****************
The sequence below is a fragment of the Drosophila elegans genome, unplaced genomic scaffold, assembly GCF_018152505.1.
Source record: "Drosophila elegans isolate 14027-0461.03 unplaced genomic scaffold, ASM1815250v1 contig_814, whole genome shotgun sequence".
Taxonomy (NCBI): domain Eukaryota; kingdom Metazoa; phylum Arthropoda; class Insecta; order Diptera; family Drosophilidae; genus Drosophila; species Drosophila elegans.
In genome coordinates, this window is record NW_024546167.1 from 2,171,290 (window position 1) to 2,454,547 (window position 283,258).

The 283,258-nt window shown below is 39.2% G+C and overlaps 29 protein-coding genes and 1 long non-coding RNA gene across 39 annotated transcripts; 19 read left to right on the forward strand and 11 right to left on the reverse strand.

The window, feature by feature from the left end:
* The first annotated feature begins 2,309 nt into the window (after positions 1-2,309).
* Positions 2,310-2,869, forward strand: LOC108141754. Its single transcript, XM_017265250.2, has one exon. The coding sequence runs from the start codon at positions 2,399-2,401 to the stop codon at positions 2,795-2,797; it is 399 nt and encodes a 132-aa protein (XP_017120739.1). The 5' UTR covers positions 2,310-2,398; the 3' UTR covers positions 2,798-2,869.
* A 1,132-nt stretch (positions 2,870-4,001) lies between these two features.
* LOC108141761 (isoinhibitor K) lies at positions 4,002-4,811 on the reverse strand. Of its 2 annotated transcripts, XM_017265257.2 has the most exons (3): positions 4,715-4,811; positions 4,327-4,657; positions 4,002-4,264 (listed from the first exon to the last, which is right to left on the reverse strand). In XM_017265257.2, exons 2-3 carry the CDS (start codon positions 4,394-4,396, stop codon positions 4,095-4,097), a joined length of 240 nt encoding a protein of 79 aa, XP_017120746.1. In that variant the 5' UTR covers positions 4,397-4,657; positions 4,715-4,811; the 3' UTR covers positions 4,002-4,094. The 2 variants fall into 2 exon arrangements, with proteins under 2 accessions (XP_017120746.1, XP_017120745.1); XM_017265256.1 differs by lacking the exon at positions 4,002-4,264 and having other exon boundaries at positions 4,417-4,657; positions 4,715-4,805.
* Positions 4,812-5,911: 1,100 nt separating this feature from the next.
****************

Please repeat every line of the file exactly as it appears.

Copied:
The sequence below is a fragment of the Drosophila elegans genome, unplaced genomic scaffold, assembly GCF_018152505.1.
Source record: "Drosophila elegans isolate 14027-0461.03 unplaced genomic scaffold, ASM1815250v1 contig_814, whole genome shotgun sequence".
Taxonomy (NCBI): domain Eukaryota; kingdom Metazoa; phylum Arthropoda; class Insecta; order Diptera; family Drosophilidae; genus Drosophila; species Drosophila elegans.
In genome coordinates, this window is record NW_024546167.1 from 2,171,290 (window position 1) to 2,454,547 (window position 283,258).

The 283,258-nt window shown below is 39.2% G+C and overlaps 29 protein-coding genes and 1 long non-coding RNA gene across 39 annotated transcripts; 19 read left to right on the forward strand and 11 right to left on the reverse strand.

The window, feature by feature from the left end:
* The first annotated feature begins 2,309 nt into the window (after positions 1-2,309).
* Positions 2,310-2,869, forward strand: LOC108141754. Its single transcript, XM_017265250.2, has one exon. The coding sequence runs from the start codon at positions 2,399-2,401 to the stop codon at positions 2,795-2,797; it is 399 nt and encodes a 132-aa protein (XP_017120739.1). The 5' UTR covers positions 2,310-2,398; the 3' UTR covers positions 2,798-2,869.
* A 1,132-nt stretch (positions 2,870-4,001) lies between these two features.
* LOC108141761 (isoinhibitor K) lies at positions 4,002-4,811 on the reverse strand. Of its 2 annotated transcripts, XM_017265257.2 has the most exons (3): positions 4,715-4,811; positions 4,327-4,657; positions 4,002-4,264 (listed from the first exon to the last, which is right to left on the reverse strand). In XM_017265257.2, exons 2-3 carry the CDS (start codon positions 4,394-4,396, stop codon positions 4,095-4,097), a joined length of 240 nt encoding a protein of 79 aa, XP_017120746.1. In that variant the 5' UTR covers positions 4,397-4,657; positions 4,715-4,811; the 3' UTR covers positions 4,002-4,094. The 2 variants fall into 2 exon arrangements, with proteins under 2 accessions (XP_017120746.1, XP_017120745.1); XM_017265256.1 differs by lacking the exon at positions 4,002-4,264 and having other exon boundaries at positions 4,417-4,657; positions 4,715-4,805.
* Positions 4,812-5,911: 1,100 nt separating this feature from the next.